Moody, paranoid and in later years creatively paralysed by depression, there was a dark side to Elgar that history tends to overlook.
Lived 1857 – 1934
Mostly in Worcester, London
Best Known for Cello Concerto, Enigma Variations, The Dream of Gerontius, Pomp and CircumstanceMarches
Similar to Brahms, Parry
Edward Elgar’s 100th birthday in 1957 was the starting point for a slow re-evaluation of his music in academic and critical circles and a completely fresh interpretation of the man himself. Not that the music was ever seriously out of fashion – the two symphonies, two concertos, the Enigma Variations,the Introduction and Allegrofor Strings and The Dream of Gerontiuskept the music alive in the concert halls. But it was still rare to come across a foreign conductor programming an Elgar work or a foreign soloist in one of the concertos.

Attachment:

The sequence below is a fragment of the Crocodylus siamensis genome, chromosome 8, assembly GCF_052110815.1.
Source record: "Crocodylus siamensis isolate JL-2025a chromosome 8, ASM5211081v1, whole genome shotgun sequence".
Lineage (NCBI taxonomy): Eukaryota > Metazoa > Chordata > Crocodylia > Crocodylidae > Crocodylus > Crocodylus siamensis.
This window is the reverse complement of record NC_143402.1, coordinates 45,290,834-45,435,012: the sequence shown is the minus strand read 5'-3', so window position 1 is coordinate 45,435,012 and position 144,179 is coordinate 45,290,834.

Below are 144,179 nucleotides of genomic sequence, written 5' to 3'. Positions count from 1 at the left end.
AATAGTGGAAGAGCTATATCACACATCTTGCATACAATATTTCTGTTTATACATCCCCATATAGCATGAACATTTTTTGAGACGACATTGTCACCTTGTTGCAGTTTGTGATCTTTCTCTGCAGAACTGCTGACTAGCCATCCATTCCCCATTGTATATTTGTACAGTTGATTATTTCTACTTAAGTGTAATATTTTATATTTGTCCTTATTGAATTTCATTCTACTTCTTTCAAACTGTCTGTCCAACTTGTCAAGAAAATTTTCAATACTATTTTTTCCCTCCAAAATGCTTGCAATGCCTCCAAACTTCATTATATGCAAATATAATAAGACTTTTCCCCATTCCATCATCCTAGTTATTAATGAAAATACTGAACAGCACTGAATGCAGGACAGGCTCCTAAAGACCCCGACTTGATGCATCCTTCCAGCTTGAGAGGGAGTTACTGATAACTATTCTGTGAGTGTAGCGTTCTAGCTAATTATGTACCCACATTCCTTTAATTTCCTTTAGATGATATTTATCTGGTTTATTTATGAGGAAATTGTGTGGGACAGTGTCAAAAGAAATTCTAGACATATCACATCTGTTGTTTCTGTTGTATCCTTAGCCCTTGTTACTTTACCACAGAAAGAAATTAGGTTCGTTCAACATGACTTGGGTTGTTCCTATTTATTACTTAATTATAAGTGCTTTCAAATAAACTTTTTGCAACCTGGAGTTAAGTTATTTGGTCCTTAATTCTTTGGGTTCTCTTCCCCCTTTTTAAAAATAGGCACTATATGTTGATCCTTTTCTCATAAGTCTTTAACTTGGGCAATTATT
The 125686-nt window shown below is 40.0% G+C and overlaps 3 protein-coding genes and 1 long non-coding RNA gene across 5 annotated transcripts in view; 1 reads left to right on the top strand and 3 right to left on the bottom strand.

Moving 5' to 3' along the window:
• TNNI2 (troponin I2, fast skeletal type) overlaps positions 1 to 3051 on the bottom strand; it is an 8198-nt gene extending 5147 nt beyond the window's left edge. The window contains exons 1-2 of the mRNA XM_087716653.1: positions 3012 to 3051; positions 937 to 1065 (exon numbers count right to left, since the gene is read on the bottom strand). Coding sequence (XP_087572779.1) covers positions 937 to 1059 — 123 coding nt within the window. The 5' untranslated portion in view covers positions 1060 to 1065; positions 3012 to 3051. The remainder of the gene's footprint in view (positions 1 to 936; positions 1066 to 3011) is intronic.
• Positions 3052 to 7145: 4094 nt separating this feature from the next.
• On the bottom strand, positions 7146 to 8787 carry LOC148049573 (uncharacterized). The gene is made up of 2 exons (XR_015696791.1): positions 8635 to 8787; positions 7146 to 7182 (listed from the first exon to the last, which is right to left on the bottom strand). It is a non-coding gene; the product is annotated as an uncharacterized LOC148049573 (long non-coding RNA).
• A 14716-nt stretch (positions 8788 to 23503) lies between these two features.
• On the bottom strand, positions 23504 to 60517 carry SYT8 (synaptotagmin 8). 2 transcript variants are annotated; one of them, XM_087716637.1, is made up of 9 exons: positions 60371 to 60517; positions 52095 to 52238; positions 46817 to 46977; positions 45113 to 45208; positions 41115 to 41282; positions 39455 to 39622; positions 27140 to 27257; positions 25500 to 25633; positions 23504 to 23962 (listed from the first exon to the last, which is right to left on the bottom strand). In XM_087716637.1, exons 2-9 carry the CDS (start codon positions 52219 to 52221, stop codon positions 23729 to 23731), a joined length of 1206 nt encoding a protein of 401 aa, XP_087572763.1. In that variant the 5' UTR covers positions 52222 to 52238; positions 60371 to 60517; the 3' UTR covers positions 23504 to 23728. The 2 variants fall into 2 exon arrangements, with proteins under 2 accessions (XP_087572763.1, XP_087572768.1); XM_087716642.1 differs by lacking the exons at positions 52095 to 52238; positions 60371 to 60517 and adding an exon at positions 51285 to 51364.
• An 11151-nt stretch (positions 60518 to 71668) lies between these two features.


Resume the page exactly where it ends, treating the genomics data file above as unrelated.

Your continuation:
Sir Edward Elgar (1857 – 1934)
There were obvious exceptions to this generalisation, such as violinists Jascha Heifetz and Yehudi Menuhin and cellists Pablo Casals and Paul Tortelier, but not too many and not too often. His music was mainly championed by British conductors, several of whom had either known Elgar or played under his baton...